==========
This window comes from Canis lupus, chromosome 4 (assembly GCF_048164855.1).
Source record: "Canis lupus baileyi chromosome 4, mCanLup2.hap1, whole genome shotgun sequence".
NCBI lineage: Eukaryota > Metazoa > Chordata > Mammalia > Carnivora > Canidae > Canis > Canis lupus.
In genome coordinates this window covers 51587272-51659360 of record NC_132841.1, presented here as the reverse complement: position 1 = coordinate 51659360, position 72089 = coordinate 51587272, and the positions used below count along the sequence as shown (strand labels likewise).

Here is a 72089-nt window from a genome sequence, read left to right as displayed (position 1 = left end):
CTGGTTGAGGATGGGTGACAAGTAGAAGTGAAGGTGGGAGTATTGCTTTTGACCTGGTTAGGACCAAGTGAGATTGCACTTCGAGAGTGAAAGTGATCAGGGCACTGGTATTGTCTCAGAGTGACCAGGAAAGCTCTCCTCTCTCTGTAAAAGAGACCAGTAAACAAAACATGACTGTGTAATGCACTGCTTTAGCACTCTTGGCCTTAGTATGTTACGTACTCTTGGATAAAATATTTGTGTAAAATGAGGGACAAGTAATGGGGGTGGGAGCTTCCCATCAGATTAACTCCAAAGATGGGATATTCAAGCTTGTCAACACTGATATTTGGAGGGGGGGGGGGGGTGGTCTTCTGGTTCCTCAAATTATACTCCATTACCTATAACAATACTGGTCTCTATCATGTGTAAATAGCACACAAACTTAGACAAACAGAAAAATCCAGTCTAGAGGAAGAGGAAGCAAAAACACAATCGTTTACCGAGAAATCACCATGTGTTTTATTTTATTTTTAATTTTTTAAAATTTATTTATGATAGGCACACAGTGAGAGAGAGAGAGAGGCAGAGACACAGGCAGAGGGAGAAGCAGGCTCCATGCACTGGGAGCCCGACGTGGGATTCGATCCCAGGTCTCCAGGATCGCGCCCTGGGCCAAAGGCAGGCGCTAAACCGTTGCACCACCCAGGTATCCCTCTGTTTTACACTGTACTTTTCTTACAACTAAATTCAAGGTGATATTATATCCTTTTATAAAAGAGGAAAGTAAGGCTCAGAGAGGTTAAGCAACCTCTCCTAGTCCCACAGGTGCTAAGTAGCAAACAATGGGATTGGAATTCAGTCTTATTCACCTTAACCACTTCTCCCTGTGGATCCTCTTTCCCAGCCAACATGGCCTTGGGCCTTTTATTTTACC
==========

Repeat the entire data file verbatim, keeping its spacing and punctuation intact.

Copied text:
This window comes from Canis lupus, chromosome 4 (assembly GCF_048164855.1).
Source record: "Canis lupus baileyi chromosome 4, mCanLup2.hap1, whole genome shotgun sequence".
NCBI lineage: Eukaryota > Metazoa > Chordata > Mammalia > Carnivora > Canidae > Canis > Canis lupus.
In genome coordinates this window covers 51587272-51659360 of record NC_132841.1, presented here as the reverse complement: position 1 = coordinate 51659360, position 72089 = coordinate 51587272, and the positions used below count along the sequence as shown (strand labels likewise).

Here is a 72089-nt window from a genome sequence, read left to right as displayed (position 1 = left end):
CTGGTTGAGGATGGGTGACAAGTAGAAGTGAAGGTGGGAGTATTGCTTTTGACCTGGTTAGGACCAAGTGAGATTGCACTTCGAGAGTGAAAGTGATCAGGGCACTGGTATTGTCTCAGAGTGACCAGGAAAGCTCTCCTCTCTCTGTAAAAGAGACCAGTAAACAAAACATGACTGTGTAATGCACTGCTTTAGCACTCTTGGCCTTAGTATGTTACGTACTCTTGGATAAAATATTTGTGTAAAATGAGGGACAAGTAATGGGGGTGGGAGCTTCCCATCAGATTAACTCCAAAGATGGGATATTCAAGCTTGTCAACACTGATATTTGGAGGGGGGGGGGGGGTGGTCTTCTGGTTCCTCAAATTATACTCCATTACCTATAACAATACTGGTCTCTATCATGTGTAAATAGCACACAAACTTAGACAAACAGAAAAATCCAGTCTAGAGGAAGAGGAAGCAAAAACACAATCGTTTACCGAGAAATCACCATGTGTTTTATTTTATTTTTAATTTTTTAAAATTTATTTATGATAGGCACACAGTGAGAGAGAGAGAGAGGCAGAGACACAGGCAGAGGGAGAAGCAGGCTCCATGCACTGGGAGCCCGACGTGGGATTCGATCCCAGGTCTCCAGGATCGCGCCCTGGGCCAAAGGCAGGCGCTAAACCGTTGCACCACCCAGGTATCCCTCTGTTTTACACTGTACTTTTCTTACAACTAAATTCAAGGTGATATTATATCCTTTTATAAAAGAGGAAAGTAAGGCTCAGAGAGGTTAAGCAACCTCTCCTAGTCCCACAGGTGCTAAGTAGCAAACAATGGGATTGGAATTCAGTCTTATTCACCTTAACCACTTCTCCCTGTGGATCCTCTTTCCCAGCCAACATGGCCTTGGGCCTTTTATTTTACC